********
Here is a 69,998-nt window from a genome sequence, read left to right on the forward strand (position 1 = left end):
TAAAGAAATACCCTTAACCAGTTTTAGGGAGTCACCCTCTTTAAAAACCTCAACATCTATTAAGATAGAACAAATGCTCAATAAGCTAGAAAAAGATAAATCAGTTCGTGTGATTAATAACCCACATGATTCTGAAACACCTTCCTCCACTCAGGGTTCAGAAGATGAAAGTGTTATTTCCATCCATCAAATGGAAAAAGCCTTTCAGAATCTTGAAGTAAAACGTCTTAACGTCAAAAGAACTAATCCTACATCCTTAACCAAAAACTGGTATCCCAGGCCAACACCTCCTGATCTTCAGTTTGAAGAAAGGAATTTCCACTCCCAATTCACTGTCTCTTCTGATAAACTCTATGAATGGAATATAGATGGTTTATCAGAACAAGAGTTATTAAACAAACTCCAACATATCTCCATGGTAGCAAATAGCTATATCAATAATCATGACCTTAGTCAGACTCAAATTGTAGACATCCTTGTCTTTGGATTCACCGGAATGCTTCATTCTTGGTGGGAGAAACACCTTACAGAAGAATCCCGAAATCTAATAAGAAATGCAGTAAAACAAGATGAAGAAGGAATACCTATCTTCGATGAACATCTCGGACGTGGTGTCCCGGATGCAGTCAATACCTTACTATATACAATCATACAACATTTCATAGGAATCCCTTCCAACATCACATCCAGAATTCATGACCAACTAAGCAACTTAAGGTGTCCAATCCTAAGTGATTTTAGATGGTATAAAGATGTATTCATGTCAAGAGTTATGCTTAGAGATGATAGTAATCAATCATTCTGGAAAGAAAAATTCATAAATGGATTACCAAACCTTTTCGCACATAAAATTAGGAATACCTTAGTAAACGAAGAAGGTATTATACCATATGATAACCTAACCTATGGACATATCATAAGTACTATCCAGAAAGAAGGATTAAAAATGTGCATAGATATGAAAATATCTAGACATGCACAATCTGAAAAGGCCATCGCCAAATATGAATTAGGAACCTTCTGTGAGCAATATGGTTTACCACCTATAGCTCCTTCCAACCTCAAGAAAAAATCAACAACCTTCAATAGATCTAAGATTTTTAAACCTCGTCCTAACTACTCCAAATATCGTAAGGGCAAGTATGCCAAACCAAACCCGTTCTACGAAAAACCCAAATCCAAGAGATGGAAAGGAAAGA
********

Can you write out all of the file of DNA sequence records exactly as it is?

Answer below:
Here is a 69,998-nt window from a genome sequence, read left to right on the forward strand (position 1 = left end):
TAAAGAAATACCCTTAACCAGTTTTAGGGAGTCACCCTCTTTAAAAACCTCAACATCTATTAAGATAGAACAAATGCTCAATAAGCTAGAAAAAGATAAATCAGTTCGTGTGATTAATAACCCACATGATTCTGAAACACCTTCCTCCACTCAGGGTTCAGAAGATGAAAGTGTTATTTCCATCCATCAAATGGAAAAAGCCTTTCAGAATCTTGAAGTAAAACGTCTTAACGTCAAAAGAACTAATCCTACATCCTTAACCAAAAACTGGTATCCCAGGCCAACACCTCCTGATCTTCAGTTTGAAGAAAGGAATTTCCACTCCCAATTCACTGTCTCTTCTGATAAACTCTATGAATGGAATATAGATGGTTTATCAGAACAAGAGTTATTAAACAAACTCCAACATATCTCCATGGTAGCAAATAGCTATATCAATAATCATGACCTTAGTCAGACTCAAATTGTAGACATCCTTGTCTTTGGATTCACCGGAATGCTTCATTCTTGGTGGGAGAAACACCTTACAGAAGAATCCCGAAATCTAATAAGAAATGCAGTAAAACAAGATGAAGAAGGAATACCTATCTTCGATGAACATCTCGGACGTGGTGTCCCGGATGCAGTCAATACCTTACTATATACAATCATACAACATTTCATAGGAATCCCTTCCAACATCACATCCAGAATTCATGACCAACTAAGCAACTTAAGGTGTCCAATCCTAAGTGATTTTAGATGGTATAAAGATGTATTCATGTCAAGAGTTATGCTTAGAGATGATAGTAATCAATCATTCTGGAAAGAAAAATTCATAAATGGATTACCAAACCTTTTCGCACATAAAATTAGGAATACCTTAGTAAACGAAGAAGGTATTATACCATATGATAACCTAACCTATGGACATATCATAAGTACTATCCAGAAAGAAGGATTAAAAATGTGCATAGATATGAAAATATCTAGACATGCACAATCTGAAAAGGCCATCGCCAAATATGAATTAGGAACCTTCTGTGAGCAATATGGTTTACCACCTATAGCTCCTTCCAACCTCAAGAAAAAATCAACAACCTTCAATAGATCTAAGATTTTTAAACCTCGTCCTAACTACTCCAAATATCGTAAGGGCAAGTATGCCAAACCAAACCCGTTCTACGAAAAACCCAAATCCAAGAGATGGAAAGGAAAGA